Edible Wild Plants: Elderberry (Sambucus Canadensis)


Elderberry (Sambucus Canadensis) is a member of the honeysuckle family that grows up to thirteen feet high, with smooth, gray bark. Corky bumps cover the slender branches, and there is a spongy, white pith inside the twigs and branches.

Elderberry (Sambucus Canadensis)

The opposite, feather-compound leaves may be over three feet long. The leaf is divided into 5-11 opposite, coarsely toothed, pointed, short-stalked elliptical leaflets, each 3-4″ long.

In late spring or early summer, the elder bears tiny, branched, white, lacy flowers in flat-topped to slightly rounded clusters (panicles) that spread over 6″ across.

It is readily found in swamps, wetland margins, stream banks, mesic openings. It is hardy to zone 4 and warmer parts of zone 3. This shrub grows up to 10 feet tall and likes full or partial sun and a moist, loamy soil. Once established, it is easy to grow and generally problem-free. Bloom petals are white. Fruit is bright red prior to turning purple-black.

Ripe berries and flowers are edible, but other parts of the plant (raw bark, root, and leaves) and unripe berries are poisonous, containing toxic calcium oxalate crystals.

Gather the berries like the flowers. This is quick. The real work occurs at home: Pulling small bunches of berries from their stems, and sorting the fruit from the debris on a tray, takes time.

Wild Edible Elderberry has Medicinal PropertiesAvoid unripe, green berries they’ll get you sick. Even raw ripe elderberries make some people nauseous Cooking or drying dispels the offending substance, and greatly improves the flavor. Baking this fruit in muffins, cakes and breads imbues them with a piquant crunchiness. They become the central ingredient whenever you use them in baked goods. Elderberries arenít sweet and contain no thickeners. Rely on other ingredients for these elements, especially if you’re making the European favorite, elderberry jam.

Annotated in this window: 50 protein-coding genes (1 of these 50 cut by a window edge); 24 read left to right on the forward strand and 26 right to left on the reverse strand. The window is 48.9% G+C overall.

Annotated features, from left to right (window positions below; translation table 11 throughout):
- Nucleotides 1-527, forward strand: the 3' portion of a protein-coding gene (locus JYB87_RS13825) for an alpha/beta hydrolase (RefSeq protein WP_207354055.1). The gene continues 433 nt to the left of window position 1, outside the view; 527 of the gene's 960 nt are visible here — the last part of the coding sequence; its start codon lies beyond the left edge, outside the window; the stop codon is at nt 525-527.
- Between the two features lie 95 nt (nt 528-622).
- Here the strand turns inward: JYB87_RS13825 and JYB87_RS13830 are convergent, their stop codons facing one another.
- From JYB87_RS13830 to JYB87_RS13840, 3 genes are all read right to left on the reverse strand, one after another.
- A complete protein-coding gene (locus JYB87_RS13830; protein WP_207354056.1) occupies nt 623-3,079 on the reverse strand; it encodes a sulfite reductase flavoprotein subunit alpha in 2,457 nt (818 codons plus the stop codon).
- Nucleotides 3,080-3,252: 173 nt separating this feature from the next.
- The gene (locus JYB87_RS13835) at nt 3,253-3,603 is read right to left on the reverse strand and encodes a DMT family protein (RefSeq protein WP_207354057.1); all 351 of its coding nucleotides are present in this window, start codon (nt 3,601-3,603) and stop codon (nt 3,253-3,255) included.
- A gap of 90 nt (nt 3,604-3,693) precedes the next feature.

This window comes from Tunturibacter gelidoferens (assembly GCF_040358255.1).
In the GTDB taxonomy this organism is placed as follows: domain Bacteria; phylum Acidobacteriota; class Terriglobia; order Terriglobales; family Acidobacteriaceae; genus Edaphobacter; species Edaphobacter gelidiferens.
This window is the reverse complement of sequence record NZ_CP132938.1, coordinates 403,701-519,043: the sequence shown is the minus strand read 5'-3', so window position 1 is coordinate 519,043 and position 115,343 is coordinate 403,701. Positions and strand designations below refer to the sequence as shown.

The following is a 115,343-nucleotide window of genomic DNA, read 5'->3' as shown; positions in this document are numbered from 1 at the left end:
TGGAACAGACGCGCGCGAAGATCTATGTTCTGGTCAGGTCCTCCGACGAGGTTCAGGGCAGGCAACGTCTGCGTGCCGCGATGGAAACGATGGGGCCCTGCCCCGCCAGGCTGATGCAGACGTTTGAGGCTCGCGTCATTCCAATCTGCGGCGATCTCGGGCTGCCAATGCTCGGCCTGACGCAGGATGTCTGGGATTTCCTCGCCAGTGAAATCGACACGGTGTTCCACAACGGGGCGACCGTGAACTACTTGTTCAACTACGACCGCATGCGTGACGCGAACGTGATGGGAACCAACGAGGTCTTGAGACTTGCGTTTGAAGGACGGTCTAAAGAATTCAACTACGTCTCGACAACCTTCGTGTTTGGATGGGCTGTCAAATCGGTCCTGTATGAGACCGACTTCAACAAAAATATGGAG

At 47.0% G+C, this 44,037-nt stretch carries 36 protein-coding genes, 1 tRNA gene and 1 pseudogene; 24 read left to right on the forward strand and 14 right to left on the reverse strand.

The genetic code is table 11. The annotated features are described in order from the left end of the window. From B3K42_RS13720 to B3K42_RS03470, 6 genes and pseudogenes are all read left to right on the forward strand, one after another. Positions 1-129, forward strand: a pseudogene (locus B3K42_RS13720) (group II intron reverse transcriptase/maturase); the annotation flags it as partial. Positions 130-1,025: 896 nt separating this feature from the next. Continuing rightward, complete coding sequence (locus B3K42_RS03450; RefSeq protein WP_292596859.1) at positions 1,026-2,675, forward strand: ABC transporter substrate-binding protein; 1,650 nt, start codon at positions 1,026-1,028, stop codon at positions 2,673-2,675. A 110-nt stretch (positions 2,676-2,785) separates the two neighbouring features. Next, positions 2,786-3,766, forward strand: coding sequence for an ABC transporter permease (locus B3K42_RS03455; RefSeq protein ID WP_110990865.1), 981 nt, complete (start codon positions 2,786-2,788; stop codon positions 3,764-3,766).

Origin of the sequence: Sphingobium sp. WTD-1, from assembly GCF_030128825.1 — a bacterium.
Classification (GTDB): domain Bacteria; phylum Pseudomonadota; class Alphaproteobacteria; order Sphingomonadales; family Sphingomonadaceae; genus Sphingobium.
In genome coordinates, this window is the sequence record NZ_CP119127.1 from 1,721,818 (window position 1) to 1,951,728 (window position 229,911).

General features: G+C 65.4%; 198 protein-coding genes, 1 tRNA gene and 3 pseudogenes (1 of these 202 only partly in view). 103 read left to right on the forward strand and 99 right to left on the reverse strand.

The berries have few calories and lots of nutrition. They provide very large amounts of potassium and beta-carotene, as well as sugar and fruit acids, calcium, phosphorous and vitamin C.

Looking at or even thinking about the elderberry bush evokes a flood of magical associations and images of the past, European ladies dousing their white skin with elder flower water, and crystal goblets filled with elderberry wine. In European folklore, fairies and elves would appear if you sat underneath an elder bush on midsummer night. The lovely elder possessed potent magic, with the ability to drive away witches, and kill serpents. Carrying the twigs in your pocket was a charm against certain diseases. One of these tales bears some truth: Sleeping under the elder supposedly produces a drugged, dream-filled sleep, the fragrance is actually a mildly sedative. Perhaps the visions of fairies and elves resulted from dreaming under an elder bush.

Elderberry Bush in Field